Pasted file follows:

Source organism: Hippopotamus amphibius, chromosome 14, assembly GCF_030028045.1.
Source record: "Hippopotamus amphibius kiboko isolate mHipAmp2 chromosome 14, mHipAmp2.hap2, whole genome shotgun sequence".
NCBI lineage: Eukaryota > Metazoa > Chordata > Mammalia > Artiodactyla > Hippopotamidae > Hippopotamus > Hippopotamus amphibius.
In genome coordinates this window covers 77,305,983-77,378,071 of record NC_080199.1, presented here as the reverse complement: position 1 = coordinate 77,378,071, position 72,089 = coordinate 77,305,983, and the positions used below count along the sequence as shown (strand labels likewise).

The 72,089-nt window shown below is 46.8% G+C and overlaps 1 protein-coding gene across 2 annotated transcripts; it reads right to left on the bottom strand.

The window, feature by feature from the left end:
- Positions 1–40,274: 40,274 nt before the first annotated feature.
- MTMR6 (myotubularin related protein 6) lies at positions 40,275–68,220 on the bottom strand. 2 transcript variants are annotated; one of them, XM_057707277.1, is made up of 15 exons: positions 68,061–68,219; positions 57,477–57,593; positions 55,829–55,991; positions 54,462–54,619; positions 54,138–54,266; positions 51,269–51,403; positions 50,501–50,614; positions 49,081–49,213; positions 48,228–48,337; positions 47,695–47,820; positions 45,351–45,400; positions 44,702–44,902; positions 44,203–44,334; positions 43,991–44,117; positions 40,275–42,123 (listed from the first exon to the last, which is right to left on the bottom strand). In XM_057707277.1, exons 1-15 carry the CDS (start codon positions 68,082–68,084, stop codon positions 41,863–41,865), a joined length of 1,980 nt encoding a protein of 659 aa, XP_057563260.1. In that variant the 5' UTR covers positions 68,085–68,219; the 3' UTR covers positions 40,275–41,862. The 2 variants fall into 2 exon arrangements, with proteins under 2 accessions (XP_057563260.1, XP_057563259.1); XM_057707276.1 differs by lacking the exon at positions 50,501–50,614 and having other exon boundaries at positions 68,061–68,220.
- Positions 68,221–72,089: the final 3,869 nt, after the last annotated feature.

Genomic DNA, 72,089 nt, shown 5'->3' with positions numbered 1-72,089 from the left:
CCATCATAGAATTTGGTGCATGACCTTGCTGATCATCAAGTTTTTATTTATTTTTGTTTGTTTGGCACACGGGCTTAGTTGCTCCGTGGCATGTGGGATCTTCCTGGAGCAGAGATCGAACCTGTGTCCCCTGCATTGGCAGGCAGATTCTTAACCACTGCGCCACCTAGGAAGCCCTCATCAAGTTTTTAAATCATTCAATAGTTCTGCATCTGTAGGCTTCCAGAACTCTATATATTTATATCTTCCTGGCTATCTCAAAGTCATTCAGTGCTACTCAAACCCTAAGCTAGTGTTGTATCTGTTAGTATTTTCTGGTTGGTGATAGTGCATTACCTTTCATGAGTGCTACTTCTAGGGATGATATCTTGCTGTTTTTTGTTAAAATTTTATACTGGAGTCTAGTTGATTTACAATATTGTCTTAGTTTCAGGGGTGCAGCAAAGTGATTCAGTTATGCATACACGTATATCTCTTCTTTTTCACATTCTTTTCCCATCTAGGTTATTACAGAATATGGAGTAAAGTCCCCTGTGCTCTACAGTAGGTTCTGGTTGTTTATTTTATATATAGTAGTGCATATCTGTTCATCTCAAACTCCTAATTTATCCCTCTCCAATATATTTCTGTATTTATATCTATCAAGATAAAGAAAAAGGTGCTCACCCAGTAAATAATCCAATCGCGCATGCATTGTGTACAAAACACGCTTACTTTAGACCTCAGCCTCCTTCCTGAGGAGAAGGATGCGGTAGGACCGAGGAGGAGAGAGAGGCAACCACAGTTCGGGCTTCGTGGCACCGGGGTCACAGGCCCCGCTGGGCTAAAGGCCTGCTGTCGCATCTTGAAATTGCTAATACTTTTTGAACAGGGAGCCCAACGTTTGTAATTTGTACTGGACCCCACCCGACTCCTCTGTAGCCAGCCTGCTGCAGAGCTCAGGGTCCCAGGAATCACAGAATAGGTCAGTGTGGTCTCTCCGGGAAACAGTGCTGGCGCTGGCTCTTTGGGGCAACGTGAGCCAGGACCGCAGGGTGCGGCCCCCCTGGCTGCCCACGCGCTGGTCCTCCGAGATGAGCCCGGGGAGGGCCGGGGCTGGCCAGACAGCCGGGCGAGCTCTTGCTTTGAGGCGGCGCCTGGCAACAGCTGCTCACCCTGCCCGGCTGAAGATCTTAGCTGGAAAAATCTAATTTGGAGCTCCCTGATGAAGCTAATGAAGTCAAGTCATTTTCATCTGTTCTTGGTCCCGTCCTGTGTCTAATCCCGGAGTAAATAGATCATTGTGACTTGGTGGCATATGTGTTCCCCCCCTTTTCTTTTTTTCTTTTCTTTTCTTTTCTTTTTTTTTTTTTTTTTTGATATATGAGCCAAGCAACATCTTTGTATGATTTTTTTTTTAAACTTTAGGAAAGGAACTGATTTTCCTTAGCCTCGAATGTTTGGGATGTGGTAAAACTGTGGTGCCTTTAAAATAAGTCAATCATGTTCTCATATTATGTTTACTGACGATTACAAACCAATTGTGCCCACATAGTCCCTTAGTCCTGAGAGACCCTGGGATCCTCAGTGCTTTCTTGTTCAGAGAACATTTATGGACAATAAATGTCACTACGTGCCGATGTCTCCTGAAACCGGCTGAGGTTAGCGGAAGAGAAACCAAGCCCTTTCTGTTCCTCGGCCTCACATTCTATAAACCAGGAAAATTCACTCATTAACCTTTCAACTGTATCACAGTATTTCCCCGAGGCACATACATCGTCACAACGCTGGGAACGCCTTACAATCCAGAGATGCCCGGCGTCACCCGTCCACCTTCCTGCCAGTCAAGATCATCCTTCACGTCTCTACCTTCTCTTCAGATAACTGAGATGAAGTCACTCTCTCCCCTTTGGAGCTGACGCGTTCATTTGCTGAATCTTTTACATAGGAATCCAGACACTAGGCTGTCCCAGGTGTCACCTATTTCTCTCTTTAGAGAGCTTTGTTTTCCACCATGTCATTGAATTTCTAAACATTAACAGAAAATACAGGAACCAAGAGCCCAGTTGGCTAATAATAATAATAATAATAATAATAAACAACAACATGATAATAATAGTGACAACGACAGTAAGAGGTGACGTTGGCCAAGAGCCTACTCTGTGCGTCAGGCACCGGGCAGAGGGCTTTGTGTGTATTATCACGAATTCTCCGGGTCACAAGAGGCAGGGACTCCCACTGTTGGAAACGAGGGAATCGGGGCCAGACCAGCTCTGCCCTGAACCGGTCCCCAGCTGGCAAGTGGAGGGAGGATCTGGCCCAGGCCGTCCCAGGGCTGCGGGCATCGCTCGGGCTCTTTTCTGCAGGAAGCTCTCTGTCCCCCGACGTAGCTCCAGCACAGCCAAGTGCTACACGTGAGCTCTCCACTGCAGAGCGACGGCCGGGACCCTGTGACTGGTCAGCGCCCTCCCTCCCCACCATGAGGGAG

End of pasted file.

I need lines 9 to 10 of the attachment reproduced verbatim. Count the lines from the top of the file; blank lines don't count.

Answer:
- Positions 68,221–72,089: the final 3,869 nt, after the last annotated feature.

Genomic DNA, 72,089 nt, shown 5'->3' with positions numbered 1-72,089 from the left: